I love Sarvananda Bluestone. A writer, psychic, and Tarot expert (he’s written for Beliefnet about being a Borscht Belt psychic in resort hotels), he’s also the author of “The World Dream Book: Use the Wisdom of World Cultures to Uncover Your Dream Power.”

Sarvananda recently told me that as part of his spiritual practice he writes haiku–the three-line Japanese poetry form (five syllables, seven syllables, then five again). He composes these poems while walking along the country roads near his home in Woodstock, New York. “Several years ago I decided to walk for my exercise,” he explained. “And I found that my walks were anything but peaceful, since my chattering mind kept on chattering. Since I am not a very observant person and since I wanted to enjoy the walk, I started to write haiku each day that I took a walk.” Amazingly, he manages five to eight haikus a day. And they are completely charming. Check them out. You’ll feel like you’re right there in the country with him.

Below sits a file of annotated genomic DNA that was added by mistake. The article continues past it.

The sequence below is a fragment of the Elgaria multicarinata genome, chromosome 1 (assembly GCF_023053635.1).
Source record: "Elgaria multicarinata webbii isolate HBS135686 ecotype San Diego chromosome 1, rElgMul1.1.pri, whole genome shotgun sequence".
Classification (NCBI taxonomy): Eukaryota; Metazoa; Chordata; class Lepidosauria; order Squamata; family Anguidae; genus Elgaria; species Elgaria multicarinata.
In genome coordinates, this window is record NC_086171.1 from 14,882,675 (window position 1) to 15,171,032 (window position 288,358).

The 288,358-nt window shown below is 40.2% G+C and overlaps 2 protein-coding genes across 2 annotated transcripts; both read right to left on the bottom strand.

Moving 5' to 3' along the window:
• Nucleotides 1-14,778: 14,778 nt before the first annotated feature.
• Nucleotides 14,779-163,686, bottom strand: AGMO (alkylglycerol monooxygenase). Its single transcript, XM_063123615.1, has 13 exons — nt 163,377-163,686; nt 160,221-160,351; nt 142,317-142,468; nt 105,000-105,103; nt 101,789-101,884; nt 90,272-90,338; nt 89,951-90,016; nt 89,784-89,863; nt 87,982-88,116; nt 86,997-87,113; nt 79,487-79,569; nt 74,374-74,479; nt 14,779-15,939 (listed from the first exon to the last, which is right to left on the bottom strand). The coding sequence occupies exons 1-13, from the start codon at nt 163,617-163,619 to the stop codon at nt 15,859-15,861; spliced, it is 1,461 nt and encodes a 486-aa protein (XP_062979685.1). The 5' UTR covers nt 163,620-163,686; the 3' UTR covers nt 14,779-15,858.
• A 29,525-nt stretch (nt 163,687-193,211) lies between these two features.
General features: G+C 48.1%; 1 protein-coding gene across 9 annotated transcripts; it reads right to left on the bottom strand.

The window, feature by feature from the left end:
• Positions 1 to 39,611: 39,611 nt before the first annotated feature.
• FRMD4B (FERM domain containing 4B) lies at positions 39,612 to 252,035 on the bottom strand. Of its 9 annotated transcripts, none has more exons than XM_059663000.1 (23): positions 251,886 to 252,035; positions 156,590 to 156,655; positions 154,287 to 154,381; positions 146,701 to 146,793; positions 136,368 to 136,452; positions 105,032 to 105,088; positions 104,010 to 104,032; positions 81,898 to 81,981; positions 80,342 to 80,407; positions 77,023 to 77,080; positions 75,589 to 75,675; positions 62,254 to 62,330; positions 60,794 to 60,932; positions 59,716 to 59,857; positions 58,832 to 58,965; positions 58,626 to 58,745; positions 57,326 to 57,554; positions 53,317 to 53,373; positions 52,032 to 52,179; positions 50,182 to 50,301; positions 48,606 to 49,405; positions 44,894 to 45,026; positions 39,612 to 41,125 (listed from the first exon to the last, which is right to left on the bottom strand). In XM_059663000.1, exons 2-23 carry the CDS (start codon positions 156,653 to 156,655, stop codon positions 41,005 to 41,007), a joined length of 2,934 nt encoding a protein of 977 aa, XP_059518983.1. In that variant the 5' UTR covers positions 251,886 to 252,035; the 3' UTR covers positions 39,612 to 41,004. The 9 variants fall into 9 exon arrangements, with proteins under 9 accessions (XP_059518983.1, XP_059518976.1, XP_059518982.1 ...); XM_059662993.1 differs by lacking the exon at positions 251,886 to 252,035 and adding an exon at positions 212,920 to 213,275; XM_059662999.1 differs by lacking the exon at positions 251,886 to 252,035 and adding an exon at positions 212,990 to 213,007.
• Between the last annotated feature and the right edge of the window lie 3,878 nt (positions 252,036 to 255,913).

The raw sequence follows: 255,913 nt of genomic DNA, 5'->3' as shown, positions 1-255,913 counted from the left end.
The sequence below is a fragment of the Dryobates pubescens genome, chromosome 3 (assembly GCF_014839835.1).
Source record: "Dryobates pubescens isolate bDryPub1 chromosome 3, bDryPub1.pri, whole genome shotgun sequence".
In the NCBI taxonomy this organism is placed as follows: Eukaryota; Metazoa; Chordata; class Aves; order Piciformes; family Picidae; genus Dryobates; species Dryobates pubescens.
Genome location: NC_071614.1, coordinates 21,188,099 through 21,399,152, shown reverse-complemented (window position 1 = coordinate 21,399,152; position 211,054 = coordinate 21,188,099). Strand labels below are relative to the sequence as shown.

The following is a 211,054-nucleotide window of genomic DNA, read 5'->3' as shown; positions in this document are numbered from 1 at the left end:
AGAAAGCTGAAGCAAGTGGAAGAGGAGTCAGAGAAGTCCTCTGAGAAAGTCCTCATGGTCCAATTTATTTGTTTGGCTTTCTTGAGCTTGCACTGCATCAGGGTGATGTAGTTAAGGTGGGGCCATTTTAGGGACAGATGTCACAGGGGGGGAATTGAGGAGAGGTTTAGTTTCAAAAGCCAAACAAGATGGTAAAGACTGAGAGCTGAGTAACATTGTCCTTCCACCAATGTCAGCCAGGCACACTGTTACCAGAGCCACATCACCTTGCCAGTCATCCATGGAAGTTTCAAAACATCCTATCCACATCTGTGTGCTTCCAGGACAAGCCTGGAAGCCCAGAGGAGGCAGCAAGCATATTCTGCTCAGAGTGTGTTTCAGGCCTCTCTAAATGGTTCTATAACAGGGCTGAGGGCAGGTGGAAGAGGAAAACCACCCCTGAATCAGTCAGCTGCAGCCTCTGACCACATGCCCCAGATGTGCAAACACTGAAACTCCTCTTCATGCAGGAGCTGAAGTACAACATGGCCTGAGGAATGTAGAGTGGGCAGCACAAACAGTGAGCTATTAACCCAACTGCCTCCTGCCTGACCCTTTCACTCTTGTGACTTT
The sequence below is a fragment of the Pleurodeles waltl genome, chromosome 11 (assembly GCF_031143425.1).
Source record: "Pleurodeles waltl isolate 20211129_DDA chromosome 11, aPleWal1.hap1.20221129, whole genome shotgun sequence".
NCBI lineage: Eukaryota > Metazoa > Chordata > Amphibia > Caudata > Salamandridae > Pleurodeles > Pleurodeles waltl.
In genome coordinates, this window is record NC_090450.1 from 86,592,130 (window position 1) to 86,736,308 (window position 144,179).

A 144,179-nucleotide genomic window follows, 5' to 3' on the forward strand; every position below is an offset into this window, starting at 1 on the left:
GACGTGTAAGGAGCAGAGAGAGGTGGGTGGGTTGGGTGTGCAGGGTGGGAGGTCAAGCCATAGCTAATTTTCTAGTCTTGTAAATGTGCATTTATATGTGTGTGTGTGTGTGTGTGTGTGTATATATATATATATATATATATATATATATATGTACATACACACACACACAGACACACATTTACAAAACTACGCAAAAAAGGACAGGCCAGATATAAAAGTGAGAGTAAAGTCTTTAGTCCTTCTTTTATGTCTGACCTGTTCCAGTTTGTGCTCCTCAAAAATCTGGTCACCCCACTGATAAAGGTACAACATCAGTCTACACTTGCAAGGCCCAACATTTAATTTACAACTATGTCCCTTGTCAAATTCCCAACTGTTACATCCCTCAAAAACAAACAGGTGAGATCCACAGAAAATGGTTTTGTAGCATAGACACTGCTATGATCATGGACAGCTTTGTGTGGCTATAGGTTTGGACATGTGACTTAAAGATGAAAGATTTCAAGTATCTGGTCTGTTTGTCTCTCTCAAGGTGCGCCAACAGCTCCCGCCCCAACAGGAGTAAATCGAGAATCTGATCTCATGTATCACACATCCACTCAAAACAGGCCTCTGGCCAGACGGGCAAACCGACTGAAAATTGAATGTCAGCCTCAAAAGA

A frog in the road
Doesn’t move when I touch it;
Cold, wet and confused.

The stream rushes down
Brushing away the dead leaves;
A roadside torrent.

Swish of jeep and van.
The air is filled with gas smell,
Then all is still.

(Oops, Sarvanada, you broke form on that last one!)

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